CHICAGO (AP) – Even with a tentative contract agreement in place, Chicago teachers continued to picket Thursday as their union and the school district remained at odds over making up school days lost to the strike.
Chicago Teachers Union delegates representing 25,000 educators voted late Wednesday to approve a tentative deal that includes pay raises over five years, but they refused to end a strike that has canceled two weeks of classes unless the mayor adds school days to cover the lost time.
Mayor Lori Lightfoot on Thursday called that demand a “nonstarter,” saying she would only be open to discussions “in the spirit of compromise.”
“This new demand to make up the missed days was never on the table,” Lightfoot said during a news conference at City Hall. “We cannot allow the CTU leadership to continue to make repeated new demands and move the goal posts unilaterally and repeatedly.”
CTU President Jesse Sharkey acknowledged Thursday that restoring all 11 days of canceled classes may not be feasible but said the amount of makeup time “can’t be zero.”
It’s unclear what would happen to teachers’ health insurance coverage if the strike continues into Friday, when Chicago Public Schools could stop their coverage. That would create an added financial burden for teachers who won’t be paid for strike days.
The union encouraged its members to fill the streets outside City Hall Thursday, hoping to pressure Lightfoot into accepting its terms. Thousands of teachers wearing red – and some wearing Halloween costumes – circled the building as snow fell. They marched behind a banner that read “This is what Democracy looks like.”
John Kane, 40, a counselor at Air Force Academy High School said the push for makeup days would help the district’s 300,000 students.
“I don’t see how it would be detrimental to the kids to get those days back,” he said.
Lightfoot has refused to lengthen the school year to make up days since the strike began Oct. 17, which she reiterated Thursday by saying she wouldn’t pay teachers “for striking.” Chicago Public Schools CEO Janice Jackson said it would require cutting winter or spring break days or adding days to the end of the year.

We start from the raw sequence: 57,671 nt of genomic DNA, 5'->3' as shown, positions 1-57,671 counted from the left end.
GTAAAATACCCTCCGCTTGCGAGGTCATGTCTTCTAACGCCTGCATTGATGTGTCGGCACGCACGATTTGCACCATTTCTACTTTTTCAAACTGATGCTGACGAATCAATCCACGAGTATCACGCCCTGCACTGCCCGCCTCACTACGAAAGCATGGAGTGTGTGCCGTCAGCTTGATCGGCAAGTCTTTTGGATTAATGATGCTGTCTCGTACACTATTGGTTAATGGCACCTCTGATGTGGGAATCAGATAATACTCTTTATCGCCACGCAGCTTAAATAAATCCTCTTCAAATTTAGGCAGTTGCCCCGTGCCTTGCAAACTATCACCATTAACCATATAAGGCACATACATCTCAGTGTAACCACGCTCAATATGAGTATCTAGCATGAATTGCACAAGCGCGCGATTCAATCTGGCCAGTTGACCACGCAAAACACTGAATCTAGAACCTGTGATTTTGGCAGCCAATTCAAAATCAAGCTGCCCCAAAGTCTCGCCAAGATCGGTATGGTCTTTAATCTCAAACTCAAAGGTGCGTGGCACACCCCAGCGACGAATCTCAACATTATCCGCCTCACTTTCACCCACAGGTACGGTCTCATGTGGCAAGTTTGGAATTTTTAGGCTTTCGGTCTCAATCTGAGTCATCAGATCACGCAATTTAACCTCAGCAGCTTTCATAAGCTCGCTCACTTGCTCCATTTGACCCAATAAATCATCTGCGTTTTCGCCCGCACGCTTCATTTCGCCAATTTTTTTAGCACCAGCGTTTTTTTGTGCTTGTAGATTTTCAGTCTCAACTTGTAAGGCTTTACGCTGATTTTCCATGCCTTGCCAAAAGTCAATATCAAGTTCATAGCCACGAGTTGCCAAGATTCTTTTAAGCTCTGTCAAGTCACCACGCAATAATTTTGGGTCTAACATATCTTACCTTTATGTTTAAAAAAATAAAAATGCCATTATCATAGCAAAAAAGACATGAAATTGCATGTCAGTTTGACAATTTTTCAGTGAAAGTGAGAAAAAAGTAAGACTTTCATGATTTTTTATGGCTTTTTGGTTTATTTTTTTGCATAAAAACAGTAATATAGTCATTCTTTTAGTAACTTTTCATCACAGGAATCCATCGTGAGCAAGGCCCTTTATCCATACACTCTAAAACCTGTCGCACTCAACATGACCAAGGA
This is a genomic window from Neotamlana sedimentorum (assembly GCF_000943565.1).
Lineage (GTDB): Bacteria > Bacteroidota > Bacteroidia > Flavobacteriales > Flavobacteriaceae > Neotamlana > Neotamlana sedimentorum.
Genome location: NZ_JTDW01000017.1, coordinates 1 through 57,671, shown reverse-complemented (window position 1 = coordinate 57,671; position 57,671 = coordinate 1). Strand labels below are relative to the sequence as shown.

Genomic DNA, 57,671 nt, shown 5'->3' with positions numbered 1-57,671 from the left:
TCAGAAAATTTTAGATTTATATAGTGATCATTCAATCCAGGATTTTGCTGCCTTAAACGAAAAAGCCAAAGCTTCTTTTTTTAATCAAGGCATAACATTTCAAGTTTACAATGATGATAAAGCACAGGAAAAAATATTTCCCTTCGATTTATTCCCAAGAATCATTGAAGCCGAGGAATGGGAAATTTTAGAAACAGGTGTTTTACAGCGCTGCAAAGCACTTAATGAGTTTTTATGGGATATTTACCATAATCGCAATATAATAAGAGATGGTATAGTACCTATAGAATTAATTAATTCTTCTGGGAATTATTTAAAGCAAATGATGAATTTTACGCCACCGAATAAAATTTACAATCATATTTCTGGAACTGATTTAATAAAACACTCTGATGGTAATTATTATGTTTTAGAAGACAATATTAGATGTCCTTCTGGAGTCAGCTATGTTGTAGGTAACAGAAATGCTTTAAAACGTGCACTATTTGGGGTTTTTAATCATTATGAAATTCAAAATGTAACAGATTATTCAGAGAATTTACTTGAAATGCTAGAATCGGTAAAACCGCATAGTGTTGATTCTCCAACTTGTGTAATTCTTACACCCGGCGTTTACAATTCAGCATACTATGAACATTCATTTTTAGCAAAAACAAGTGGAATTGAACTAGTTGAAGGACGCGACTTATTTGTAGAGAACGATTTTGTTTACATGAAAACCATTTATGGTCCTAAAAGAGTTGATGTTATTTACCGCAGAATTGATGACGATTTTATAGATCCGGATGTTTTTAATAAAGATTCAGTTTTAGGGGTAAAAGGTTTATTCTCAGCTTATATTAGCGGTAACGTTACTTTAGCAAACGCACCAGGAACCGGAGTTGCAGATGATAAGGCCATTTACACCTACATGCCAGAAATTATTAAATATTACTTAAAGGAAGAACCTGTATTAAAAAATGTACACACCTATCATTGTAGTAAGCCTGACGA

Sharkey said the teachers are not asking to be paid for a strike and consider a refusal to make up school days “punitive. He argued that it would ultimately hurt students, including those who must take standardized tests and college admission tests this year.
“We feel like we’re just being punished because we had the audacity to defy the mayor,” Sharkey said. “And that’s not right.”
The agreement that the 700 members of the union’s House of Delegates approved on Wednesday was not immediately released but Sharkey said some of teachers’ wins could “transform” schools in the district.
Broad outlines include a 16% raise for teachers during the five-year contract, a new committee to investigate and enforce classroom sizes that surpass limits in the agreement and funding to add social workers and nurses to the city’s schools.
“We’ve met them on every single issue,” Lightfoot said Wednesday.
Union leadership said the tentative agreement does not include additional preparation time for elementary school teachers, which was a sticking point during talks this week.
Several high school football teams that are at risk of being locked out of the state playoffs if the walkout endures got a temporary reprieve Wednesday.
The Illinois State High School Association said in a news release that the school district agreed to let the teams practice during the strike. They would not be able to play in games on Saturday if the strike hasn’t been settled by then.
The announcement came just in time for 19 schools whose teams qualified for the state playoffs because IHSA rules require teams from schools where teachers are on strike to practice for three days before they play a game.
The teams can only practice if they find coaches that have the proper certification or meet various requirements. The district did not immediately respond to a request for comment on how many of the schools had found coaches.
Associated Press writer Sophia Tareen contributed to this report.